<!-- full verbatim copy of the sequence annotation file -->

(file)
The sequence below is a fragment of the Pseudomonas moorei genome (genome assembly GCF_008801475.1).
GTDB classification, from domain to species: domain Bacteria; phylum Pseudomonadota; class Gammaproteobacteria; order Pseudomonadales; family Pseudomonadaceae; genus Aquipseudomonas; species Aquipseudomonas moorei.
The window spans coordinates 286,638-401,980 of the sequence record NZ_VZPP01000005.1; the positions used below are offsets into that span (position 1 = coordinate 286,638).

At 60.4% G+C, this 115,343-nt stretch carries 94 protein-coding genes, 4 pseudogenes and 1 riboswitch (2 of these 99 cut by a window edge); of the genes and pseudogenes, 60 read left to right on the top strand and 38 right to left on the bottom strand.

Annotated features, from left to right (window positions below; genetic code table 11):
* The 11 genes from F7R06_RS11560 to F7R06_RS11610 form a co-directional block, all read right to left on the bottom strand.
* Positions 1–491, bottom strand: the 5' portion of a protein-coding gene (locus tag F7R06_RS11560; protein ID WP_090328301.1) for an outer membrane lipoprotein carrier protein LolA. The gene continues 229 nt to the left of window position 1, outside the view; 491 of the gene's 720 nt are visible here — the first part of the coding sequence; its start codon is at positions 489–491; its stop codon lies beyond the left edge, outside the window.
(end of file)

The sequence below is a fragment of the Pseudomonas moorei genome (genome assembly GCF_008801475.1).
GTDB classification, from domain to species: domain Bacteria; phylum Pseudomonadota; class Gammaproteobacteria; order Pseudomonadales; family Pseudomonadaceae; genus Aquipseudomonas; species Aquipseudomonas moorei.
The window spans coordinates 286,638-401,980 of the sequence record NZ_VZPP01000005.1; the positions used below are offsets into that span (position 1 = coordinate 286,638).

At 60.4% G+C, this 115,343-nt stretch carries 94 protein-coding genes, 4 pseudogenes and 1 riboswitch (2 of these 99 cut by a window edge); of the genes and pseudogenes, 60 read left to right on the top strand and 38 right to left on the bottom strand.

Annotated features, from left to right (window positions below; genetic code table 11):
* The 11 genes from F7R06_RS11560 to F7R06_RS11610 form a co-directional block, all read right to left on the bottom strand.
* Positions 1–491, bottom strand: the 5' portion of a protein-coding gene (locus tag F7R06_RS11560; protein ID WP_090328301.1) for an outer membrane lipoprotein carrier protein LolA. The gene continues 229 nt to the left of window position 1, outside the view; 491 of the gene's 720 nt are visible here — the first part of the coding sequence; its start codon is at positions 489–491; its stop codon lies beyond the left edge, outside the window.